Can men and women really be friends, without love and jealousy getting in the way? Love, Rosie, a benign British rom-com, explores this topic even though other films from One Day, to When Harry Met Sally, have done it better. Viewers who like attractive leads in contrived situations may yield to the few and simple charms of Christian Ditter’s film, adapted by Juliette Towhidi from Cecelia Ahern’s novel, but cynics should steer clear.
Neighbors Rosie (Lily Collins) and Alex (Sam Claflin) have been best friends since age 5. He has weird dreams, which amuse her, and real dreams of becoming a doctor (at Harvard, no less). She, on the other hand, wants to run a hotel.
In high school, Alex is asked to the dance by Bethany (Suki Waterhouse), which suits Rosie fine, (it doesn’t really; she’s jealous), because the handsome Greg (Christian Cooke) has invited her to go with him. It proves to be a fateful turning point. Greg loses his virginity to Rosie, and loses his condom inside her. Such is the film’s comedy, which is more maddening than madcap. Suffice it to say, Rosie gets pregnant and scraps her plans to attend college in Boston to be near Alex. While his future looks bright, she keeps mum about her impending mom situation, a victim of poor timing.
Timing is the key to the would-be couple in Love, Rosie. The pair, who are always on the same mental and emotional wavelength, seem to have trouble keeping their relationship status in sync. Alex meets Sally (Tamsin Egerton) in Boston and moves in with her. Later, Rosie reconnects with Greg, who wants to assume his responsibilities as a father. Of course Alex and Rosie love each other, but can’t seem to be available for each other, except as friends. The flirt, they tease, they fight, but there is never any real suspense if they will end up together.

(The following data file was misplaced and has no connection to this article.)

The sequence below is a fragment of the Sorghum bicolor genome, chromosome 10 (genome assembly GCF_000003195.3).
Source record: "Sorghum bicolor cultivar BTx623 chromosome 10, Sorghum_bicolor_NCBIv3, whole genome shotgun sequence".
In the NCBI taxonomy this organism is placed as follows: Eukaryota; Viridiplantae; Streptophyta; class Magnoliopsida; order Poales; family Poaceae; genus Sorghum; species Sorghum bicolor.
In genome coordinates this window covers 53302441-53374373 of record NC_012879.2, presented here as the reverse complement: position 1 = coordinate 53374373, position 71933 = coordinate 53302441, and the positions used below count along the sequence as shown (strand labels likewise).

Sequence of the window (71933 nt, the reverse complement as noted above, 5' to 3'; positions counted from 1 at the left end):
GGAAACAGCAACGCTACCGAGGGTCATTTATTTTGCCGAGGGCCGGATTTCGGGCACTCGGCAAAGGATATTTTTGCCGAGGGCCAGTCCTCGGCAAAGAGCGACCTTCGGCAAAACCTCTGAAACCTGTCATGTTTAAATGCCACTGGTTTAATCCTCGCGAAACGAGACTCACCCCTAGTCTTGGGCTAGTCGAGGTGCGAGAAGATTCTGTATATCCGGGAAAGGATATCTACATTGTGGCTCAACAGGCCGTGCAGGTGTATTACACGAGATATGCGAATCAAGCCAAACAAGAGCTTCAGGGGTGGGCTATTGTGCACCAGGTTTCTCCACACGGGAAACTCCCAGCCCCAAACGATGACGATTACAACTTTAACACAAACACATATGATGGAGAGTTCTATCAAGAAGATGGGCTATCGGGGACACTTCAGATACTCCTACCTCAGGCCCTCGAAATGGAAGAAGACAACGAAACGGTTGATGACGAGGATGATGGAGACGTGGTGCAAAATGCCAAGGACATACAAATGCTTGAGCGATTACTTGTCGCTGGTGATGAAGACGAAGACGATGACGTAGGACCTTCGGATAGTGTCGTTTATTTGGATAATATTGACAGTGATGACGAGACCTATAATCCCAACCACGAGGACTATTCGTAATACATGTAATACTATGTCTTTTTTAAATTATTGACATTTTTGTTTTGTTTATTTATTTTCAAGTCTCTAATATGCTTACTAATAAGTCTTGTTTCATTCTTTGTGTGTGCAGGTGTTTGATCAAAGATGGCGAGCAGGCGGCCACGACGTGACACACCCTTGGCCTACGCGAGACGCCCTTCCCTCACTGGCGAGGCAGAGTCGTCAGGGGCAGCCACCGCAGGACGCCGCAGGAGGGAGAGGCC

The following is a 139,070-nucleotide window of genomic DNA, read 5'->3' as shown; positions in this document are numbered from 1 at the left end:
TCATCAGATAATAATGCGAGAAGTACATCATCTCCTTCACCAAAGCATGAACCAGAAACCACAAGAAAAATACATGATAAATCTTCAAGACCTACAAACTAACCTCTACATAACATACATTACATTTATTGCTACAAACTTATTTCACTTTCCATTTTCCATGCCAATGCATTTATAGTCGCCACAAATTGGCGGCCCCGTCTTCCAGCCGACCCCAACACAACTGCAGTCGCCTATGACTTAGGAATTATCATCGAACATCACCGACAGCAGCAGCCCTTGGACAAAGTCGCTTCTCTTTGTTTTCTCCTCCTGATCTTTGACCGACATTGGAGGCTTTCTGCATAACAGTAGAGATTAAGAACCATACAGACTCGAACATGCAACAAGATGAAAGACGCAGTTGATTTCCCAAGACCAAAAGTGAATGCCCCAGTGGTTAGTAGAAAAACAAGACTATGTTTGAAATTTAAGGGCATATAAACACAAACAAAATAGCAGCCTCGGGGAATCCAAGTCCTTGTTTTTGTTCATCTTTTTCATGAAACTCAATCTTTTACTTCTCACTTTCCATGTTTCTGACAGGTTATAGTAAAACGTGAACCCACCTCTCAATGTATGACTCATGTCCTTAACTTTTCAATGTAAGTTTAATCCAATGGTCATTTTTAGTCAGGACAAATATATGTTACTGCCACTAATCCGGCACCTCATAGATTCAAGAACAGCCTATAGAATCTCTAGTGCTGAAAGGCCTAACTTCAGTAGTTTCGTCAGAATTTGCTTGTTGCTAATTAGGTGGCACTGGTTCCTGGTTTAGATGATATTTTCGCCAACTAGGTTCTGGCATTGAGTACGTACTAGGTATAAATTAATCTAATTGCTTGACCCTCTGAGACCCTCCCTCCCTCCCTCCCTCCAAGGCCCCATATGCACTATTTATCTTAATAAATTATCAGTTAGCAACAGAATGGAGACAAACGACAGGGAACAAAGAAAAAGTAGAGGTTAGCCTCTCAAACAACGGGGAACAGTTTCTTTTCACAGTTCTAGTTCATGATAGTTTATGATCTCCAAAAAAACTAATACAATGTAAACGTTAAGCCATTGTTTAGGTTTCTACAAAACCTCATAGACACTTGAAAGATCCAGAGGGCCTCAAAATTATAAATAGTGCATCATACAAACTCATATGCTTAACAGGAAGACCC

The appeal of the performers certainly compensates for some of the film’s many weak moments. An unfunny gag involves Rosie handcuffed to a bed frame and having to carry it through the streets of London. Likewise, a “misplaced” (and unread) letter—a plot device that harkens back to Thomas Hardy’s 1891 novel Tess of the d’Urbervilles—is painfully employed here.
It is a shame that Love, Rosie is not better because there are some sweet and sentimental moments in the film, such as a heartfelt speech Rosie gives at a wedding. Collins, who is saddled with the burden of carrying the film, (which is no doubt as laborious as carrying the bed frame in those awkward scenes) earns viewers’ sympathy. She is radiant even in her most humiliating moments. Both Claflin and Cooke are blandly handsome, obviously competing for the charming cad roles Hugh Grant played for years. In fact, the most enjoyable performance is courtesy of Jaime Winstone, who plays Ruby, Rosie’s fiery-haired best friend. Winstone steals every scene she’s in, and adds a bit of verve and color to the mostly beige Love, Rosie. One wishes this film had been re-titled, Love, Ruby.
Love, Rosie opens today at the AMC Neshaminy.
Author: Gary M. Kramer
Gary M. Kramer is a Philadelphia-based freelance writer. He is the co-editor of Directory of World Cinema: Argentina. Volumes 1 and 2, and teaches seminars at the Bryn Mawr Film Institute. Follow him on Twitter @garymkramer.